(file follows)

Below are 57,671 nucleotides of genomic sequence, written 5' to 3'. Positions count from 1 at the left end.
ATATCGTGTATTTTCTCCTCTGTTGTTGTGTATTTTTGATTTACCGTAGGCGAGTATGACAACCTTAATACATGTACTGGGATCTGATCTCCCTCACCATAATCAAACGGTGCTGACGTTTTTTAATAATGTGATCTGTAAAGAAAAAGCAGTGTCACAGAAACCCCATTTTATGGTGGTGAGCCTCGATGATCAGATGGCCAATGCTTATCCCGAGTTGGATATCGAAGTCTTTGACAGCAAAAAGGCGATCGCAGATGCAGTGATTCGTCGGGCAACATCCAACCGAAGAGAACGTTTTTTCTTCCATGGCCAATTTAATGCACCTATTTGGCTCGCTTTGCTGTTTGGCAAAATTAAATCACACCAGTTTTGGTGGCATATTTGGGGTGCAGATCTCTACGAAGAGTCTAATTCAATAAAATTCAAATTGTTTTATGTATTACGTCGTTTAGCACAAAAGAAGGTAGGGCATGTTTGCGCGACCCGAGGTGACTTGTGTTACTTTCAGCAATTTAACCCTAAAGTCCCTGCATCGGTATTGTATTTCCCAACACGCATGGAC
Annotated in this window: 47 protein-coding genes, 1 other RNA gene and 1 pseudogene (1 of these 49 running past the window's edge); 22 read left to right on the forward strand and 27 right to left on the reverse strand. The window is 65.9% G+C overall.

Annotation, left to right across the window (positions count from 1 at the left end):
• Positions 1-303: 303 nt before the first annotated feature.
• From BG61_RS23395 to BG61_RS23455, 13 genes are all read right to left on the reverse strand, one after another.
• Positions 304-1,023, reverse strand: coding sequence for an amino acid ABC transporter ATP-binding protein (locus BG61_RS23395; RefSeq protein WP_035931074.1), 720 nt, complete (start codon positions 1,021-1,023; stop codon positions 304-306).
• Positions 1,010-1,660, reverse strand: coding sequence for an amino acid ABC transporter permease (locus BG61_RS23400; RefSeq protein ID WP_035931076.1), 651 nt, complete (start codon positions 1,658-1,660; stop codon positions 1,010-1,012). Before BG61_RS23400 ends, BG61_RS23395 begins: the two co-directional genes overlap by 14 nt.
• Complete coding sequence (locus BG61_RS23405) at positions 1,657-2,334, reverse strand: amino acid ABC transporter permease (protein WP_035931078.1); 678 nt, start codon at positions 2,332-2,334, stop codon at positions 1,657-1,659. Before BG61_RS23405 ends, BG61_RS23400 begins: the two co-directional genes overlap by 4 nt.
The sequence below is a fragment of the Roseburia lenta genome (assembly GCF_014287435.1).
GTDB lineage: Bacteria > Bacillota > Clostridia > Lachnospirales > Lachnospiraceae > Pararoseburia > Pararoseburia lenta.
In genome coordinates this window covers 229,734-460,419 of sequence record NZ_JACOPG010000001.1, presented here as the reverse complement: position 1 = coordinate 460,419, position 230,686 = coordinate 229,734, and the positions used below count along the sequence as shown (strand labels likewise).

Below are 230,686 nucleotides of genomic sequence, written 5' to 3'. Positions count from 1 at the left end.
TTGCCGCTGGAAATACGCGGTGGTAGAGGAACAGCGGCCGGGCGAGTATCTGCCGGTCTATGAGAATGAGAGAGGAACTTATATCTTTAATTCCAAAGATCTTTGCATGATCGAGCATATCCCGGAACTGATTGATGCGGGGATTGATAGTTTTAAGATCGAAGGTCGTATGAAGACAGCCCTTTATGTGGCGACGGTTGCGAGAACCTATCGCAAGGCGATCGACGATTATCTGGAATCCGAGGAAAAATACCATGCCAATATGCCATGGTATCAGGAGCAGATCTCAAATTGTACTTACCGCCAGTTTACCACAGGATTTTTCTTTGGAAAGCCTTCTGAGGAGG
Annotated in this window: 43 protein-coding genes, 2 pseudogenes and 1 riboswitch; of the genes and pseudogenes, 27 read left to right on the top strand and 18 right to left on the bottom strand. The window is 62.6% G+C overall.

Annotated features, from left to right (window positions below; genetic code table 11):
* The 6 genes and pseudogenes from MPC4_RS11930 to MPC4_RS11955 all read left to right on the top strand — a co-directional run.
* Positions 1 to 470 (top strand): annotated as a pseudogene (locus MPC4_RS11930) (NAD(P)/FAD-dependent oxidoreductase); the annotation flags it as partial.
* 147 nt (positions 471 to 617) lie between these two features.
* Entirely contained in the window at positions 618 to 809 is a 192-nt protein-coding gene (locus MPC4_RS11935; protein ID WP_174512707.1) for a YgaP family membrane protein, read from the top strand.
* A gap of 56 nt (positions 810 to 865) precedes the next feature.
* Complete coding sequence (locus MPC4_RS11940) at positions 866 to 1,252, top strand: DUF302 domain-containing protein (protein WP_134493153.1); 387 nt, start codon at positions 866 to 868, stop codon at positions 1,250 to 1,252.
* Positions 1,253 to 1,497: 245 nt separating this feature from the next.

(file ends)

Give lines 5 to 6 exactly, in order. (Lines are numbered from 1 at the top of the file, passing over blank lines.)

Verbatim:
• Positions 1-303: 303 nt before the first annotated feature.
• From BG61_RS23395 to BG61_RS23455, 13 genes are all read right to left on the reverse strand, one after another.